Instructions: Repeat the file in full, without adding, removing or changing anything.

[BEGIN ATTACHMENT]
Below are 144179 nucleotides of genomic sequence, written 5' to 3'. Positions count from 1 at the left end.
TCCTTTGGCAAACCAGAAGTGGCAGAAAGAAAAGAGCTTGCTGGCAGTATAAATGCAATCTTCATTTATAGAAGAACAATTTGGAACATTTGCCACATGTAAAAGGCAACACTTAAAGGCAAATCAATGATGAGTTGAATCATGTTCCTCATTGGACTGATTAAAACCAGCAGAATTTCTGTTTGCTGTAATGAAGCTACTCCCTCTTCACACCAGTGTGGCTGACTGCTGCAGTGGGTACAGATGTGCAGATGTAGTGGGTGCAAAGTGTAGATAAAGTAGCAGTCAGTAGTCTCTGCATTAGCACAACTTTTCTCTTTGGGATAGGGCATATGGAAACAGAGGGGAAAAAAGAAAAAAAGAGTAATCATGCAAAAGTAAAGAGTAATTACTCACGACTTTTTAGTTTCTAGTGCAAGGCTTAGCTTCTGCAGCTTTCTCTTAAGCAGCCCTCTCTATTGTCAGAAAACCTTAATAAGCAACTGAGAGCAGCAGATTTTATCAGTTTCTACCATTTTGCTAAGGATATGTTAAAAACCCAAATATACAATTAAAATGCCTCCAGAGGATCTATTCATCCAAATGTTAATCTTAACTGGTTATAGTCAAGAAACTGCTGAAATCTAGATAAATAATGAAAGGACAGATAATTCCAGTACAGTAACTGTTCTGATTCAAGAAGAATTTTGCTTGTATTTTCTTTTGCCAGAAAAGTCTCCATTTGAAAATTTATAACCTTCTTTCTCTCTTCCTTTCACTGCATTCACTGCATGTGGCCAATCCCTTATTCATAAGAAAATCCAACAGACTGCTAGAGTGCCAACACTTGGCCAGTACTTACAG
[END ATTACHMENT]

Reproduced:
Below are 144179 nucleotides of genomic sequence, written 5' to 3'. Positions count from 1 at the left end.
TCCTTTGGCAAACCAGAAGTGGCAGAAAGAAAAGAGCTTGCTGGCAGTATAAATGCAATCTTCATTTATAGAAGAACAATTTGGAACATTTGCCACATGTAAAAGGCAACACTTAAAGGCAAATCAATGATGAGTTGAATCATGTTCCTCATTGGACTGATTAAAACCAGCAGAATTTCTGTTTGCTGTAATGAAGCTACTCCCTCTTCACACCAGTGTGGCTGACTGCTGCAGTGGGTACAGATGTGCAGATGTAGTGGGTGCAAAGTGTAGATAAAGTAGCAGTCAGTAGTCTCTGCATTAGCACAACTTTTCTCTTTGGGATAGGGCATATGGAAACAGAGGGGAAAAAAGAAAAAAAGAGTAATCATGCAAAAGTAAAGAGTAATTACTCACGACTTTTTAGTTTCTAGTGCAAGGCTTAGCTTCTGCAGCTTTCTCTTAAGCAGCCCTCTCTATTGTCAGAAAACCTTAATAAGCAACTGAGAGCAGCAGATTTTATCAGTTTCTACCATTTTGCTAAGGATATGTTAAAAACCCAAATATACAATTAAAATGCCTCCAGAGGATCTATTCATCCAAATGTTAATCTTAACTGGTTATAGTCAAGAAACTGCTGAAATCTAGATAAATAATGAAAGGACAGATAATTCCAGTACAGTAACTGTTCTGATTCAAGAAGAATTTTGCTTGTATTTTCTTTTGCCAGAAAAGTCTCCATTTGAAAATTTATAACCTTCTTTCTCTCTTCCTTTCACTGCATTCACTGCATGTGGCCAATCCCTTATTCATAAGAAAATCCAACAGACTGCTAGAGTGCCAACACTTGGCCAGTACTTACAG